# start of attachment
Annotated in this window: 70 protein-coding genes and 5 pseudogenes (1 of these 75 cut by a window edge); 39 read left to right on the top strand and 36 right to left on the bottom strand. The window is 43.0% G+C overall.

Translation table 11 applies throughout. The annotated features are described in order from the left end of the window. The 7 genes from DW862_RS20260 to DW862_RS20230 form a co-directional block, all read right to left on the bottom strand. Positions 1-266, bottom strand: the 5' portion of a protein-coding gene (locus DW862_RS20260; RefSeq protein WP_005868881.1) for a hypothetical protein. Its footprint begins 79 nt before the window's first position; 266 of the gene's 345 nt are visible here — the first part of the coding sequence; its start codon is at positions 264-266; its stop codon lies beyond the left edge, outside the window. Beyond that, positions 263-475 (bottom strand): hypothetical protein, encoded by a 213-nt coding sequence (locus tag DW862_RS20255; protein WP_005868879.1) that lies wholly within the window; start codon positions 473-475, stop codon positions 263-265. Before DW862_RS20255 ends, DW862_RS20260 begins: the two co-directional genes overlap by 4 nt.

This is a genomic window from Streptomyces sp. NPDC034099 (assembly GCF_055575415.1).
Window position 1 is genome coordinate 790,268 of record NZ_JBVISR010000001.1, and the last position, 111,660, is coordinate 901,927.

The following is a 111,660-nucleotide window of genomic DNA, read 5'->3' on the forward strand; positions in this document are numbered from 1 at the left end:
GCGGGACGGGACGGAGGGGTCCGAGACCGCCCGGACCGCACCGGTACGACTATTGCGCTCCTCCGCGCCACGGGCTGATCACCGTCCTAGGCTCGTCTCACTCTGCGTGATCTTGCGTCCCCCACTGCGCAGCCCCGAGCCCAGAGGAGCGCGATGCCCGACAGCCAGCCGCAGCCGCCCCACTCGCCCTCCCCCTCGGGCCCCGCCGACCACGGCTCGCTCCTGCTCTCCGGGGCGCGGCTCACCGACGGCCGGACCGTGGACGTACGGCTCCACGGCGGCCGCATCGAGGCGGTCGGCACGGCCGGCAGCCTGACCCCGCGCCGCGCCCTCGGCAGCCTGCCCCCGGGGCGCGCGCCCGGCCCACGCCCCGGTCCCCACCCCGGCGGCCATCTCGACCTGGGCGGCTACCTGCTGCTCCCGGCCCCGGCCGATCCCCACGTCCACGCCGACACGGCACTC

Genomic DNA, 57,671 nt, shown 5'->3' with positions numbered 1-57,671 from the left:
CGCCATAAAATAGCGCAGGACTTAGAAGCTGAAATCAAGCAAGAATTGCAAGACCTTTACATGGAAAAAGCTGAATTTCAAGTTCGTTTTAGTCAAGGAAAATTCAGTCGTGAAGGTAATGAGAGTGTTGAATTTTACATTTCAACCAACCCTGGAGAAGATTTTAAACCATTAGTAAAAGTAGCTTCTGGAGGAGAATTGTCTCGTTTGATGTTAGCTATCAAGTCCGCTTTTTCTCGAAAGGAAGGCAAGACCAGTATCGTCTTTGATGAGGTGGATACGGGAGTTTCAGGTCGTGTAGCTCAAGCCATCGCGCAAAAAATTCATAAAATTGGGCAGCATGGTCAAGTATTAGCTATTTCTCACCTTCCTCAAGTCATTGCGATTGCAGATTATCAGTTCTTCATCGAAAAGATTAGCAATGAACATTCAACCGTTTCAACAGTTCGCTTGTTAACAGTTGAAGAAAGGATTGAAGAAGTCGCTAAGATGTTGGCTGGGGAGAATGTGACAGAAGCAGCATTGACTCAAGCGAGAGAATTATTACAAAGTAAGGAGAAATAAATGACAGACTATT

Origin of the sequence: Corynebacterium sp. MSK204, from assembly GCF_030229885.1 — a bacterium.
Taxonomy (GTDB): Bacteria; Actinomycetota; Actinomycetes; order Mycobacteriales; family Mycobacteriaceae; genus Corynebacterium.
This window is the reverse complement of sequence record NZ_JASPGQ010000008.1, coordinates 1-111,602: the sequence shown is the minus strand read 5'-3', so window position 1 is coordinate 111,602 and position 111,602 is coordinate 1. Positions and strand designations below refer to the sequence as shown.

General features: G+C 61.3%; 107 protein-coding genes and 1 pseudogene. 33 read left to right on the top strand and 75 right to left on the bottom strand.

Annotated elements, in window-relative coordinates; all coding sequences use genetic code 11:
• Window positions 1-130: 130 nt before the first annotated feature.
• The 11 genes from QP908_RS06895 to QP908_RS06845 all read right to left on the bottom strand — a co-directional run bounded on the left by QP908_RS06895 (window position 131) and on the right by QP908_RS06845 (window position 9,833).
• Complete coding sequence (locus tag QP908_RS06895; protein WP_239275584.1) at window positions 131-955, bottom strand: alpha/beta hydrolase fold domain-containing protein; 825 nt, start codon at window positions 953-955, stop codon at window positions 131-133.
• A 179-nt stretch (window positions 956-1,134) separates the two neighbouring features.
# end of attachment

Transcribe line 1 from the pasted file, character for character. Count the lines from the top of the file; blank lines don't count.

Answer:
Annotated in this window: 70 protein-coding genes and 5 pseudogenes (1 of these 75 cut by a window edge); 39 read left to right on the top strand and 36 right to left on the bottom strand. The window is 43.0% G+C overall.